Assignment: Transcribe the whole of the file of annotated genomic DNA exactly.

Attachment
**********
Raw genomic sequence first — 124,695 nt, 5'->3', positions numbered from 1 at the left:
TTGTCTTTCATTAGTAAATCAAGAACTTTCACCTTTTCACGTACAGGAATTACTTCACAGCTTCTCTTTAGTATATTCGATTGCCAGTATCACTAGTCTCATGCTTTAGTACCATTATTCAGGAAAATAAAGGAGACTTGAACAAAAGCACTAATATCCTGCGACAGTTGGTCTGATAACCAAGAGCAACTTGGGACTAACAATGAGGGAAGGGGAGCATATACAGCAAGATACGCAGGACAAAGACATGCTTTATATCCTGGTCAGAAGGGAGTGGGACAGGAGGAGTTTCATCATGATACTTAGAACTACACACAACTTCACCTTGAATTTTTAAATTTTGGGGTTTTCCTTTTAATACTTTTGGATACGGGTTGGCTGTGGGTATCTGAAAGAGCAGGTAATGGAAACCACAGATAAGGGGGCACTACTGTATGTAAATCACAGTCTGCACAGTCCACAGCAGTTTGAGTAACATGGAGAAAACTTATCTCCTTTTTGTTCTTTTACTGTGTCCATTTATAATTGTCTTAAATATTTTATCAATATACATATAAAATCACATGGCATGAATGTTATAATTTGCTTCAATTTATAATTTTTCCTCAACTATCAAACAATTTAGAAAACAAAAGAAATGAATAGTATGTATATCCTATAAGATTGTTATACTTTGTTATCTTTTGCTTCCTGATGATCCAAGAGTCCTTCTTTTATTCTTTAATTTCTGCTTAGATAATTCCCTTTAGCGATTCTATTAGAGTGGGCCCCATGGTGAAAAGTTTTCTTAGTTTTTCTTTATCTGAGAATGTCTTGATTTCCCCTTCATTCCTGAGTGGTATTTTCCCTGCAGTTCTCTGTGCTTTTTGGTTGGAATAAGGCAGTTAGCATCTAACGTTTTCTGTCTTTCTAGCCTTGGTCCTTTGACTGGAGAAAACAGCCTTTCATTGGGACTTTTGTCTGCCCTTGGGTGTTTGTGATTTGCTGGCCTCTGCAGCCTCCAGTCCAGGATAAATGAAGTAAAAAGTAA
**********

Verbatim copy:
Raw genomic sequence first — 124,695 nt, 5'->3', positions numbered from 1 at the left:
TTGTCTTTCATTAGTAAATCAAGAACTTTCACCTTTTCACGTACAGGAATTACTTCACAGCTTCTCTTTAGTATATTCGATTGCCAGTATCACTAGTCTCATGCTTTAGTACCATTATTCAGGAAAATAAAGGAGACTTGAACAAAAGCACTAATATCCTGCGACAGTTGGTCTGATAACCAAGAGCAACTTGGGACTAACAATGAGGGAAGGGGAGCATATACAGCAAGATACGCAGGACAAAGACATGCTTTATATCCTGGTCAGAAGGGAGTGGGACAGGAGGAGTTTCATCATGATACTTAGAACTACACACAACTTCACCTTGAATTTTTAAATTTTGGGGTTTTCCTTTTAATACTTTTGGATACGGGTTGGCTGTGGGTATCTGAAAGAGCAGGTAATGGAAACCACAGATAAGGGGGCACTACTGTATGTAAATCACAGTCTGCACAGTCCACAGCAGTTTGAGTAACATGGAGAAAACTTATCTCCTTTTTGTTCTTTTACTGTGTCCATTTATAATTGTCTTAAATATTTTATCAATATACATATAAAATCACATGGCATGAATGTTATAATTTGCTTCAATTTATAATTTTTCCTCAACTATCAAACAATTTAGAAAACAAAAGAAATGAATAGTATGTATATCCTATAAGATTGTTATACTTTGTTATCTTTTGCTTCCTGATGATCCAAGAGTCCTTCTTTTATTCTTTAATTTCTGCTTAGATAATTCCCTTTAGCGATTCTATTAGAGTGGGCCCCATGGTGAAAAGTTTTCTTAGTTTTTCTTTATCTGAGAATGTCTTGATTTCCCCTTCATTCCTGAGTGGTATTTTCCCTGCAGTTCTCTGTGCTTTTTGGTTGGAATAAGGCAGTTAGCATCTAACGTTTTCTGTCTTTCTAGCCTTGGTCCTTTGACTGGAGAAAACAGCCTTTCATTGGGACTTTTGTCTGCCCTTGGGTGTTTGTGATTTGCTGGCCTCTGCAGCCTCCAGTCCAGGATAAATGAAGTAAAAAGTAA